When is the setting of The Hunger Games introduced? Why is it important?
Setting will generally encompass two areas. Where does the story take place and when does it take place? For The Hunger Games, the when is not very specific. The reader knows that it takes place some time in the future, likely one hundred or more years after present day. The reader knows that the United States existed and broke apart to become Panem and the 12 districts. That immediately puts the book in the future, but how far into the future is not explicitly stated. That's probably a good thing, because when an author puts a date on future events, and that date finally rolls around looking nothing like the book, I think it feels a bit weird (case in point, George Orwell's 1984). By having The Hunger Games take place at an indeterminate date, a reader in any decade may have in their mind "this book's society's degeneration could still happen to the U.S." The other thing that placing this book in the future does is put the book smack in the middle of an entire genre: post-apocalyptic literature. That's the genre where the future has basically imploded on itself, and society has actually moved backwards. It's a depressing genre, because it paints a picture of society getting worse. Who wants that?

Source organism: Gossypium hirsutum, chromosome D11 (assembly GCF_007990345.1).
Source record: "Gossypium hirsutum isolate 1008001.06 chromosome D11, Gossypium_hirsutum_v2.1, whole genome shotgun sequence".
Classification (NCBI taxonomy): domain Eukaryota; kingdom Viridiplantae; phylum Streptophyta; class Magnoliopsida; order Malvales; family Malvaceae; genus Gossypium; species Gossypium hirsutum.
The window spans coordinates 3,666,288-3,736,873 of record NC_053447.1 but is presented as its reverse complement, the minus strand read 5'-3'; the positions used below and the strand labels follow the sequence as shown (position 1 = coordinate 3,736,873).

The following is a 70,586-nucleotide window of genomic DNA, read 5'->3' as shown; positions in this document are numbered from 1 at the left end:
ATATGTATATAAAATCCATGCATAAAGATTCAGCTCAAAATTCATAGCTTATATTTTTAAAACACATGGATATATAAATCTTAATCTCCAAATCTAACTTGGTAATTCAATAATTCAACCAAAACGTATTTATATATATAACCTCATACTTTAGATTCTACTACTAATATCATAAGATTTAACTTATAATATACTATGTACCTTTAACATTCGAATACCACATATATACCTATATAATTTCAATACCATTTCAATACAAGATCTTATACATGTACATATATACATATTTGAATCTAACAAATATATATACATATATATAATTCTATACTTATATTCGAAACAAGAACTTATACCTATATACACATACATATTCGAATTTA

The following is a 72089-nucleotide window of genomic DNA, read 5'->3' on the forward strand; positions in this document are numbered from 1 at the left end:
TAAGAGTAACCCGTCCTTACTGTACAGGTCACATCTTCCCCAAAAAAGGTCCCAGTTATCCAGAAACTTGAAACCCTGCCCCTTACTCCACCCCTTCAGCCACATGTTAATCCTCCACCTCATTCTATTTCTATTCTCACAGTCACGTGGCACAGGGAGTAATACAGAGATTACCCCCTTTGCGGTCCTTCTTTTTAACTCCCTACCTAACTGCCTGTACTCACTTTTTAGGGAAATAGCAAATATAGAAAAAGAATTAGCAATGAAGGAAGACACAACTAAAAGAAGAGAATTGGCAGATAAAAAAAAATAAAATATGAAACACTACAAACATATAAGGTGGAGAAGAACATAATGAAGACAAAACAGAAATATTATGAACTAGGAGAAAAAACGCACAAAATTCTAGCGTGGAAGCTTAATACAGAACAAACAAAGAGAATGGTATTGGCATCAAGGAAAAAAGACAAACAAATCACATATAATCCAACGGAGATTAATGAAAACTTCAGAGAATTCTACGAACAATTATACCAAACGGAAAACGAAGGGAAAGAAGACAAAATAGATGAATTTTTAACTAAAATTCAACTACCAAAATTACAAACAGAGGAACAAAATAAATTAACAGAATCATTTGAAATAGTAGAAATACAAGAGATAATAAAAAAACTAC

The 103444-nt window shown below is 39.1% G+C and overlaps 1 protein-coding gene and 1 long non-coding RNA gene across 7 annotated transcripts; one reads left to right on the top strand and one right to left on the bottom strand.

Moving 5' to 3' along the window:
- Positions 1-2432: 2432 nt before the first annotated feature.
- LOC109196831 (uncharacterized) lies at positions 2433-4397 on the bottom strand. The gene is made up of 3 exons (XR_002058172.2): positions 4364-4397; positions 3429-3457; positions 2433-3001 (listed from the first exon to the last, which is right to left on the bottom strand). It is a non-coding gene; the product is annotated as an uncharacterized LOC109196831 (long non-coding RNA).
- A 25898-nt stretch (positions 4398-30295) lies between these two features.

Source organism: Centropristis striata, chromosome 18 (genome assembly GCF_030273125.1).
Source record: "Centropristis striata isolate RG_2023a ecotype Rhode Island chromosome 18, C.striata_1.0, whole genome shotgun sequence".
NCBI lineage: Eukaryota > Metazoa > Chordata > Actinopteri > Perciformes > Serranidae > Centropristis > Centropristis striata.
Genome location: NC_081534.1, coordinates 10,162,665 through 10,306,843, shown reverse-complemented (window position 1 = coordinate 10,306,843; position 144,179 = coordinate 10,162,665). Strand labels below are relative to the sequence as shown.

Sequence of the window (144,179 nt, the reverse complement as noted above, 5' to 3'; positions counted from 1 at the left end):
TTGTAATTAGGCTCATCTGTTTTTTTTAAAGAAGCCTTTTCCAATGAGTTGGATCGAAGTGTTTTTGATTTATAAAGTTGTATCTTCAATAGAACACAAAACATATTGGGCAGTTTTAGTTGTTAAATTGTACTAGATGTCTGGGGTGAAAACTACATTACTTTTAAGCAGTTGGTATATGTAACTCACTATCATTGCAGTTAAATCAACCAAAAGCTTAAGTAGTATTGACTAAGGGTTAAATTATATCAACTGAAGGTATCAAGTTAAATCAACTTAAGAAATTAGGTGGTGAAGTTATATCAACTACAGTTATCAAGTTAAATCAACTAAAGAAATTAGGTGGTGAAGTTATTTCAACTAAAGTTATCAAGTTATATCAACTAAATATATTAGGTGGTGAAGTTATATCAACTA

The Hunger Games takes place in the former United States. It is now called Panem and has been divided into 12 districts, each with their own role in manufacturing. The goal is to support the Capitol. That nutshell view of the story's location is important because it is a structure that sounds familiar to readers. First, states and a Capitol are what the United States is. Second, it's also reminiscent of ancient Rome. Rome was the Capitol in charge of a large empire of states/areas/provinces/etc. To help rule that much area, Rome worked to keep the population fed and happy. That would keep the people docile. Panem doesn't quite keep everybody fed and happy, but is making the attempt with the annual Hunger Games.
Most of these setting details are outlined right away in Chapter 1, but little details about the Capitol and its rule are sprinkled throughout the first third of the book.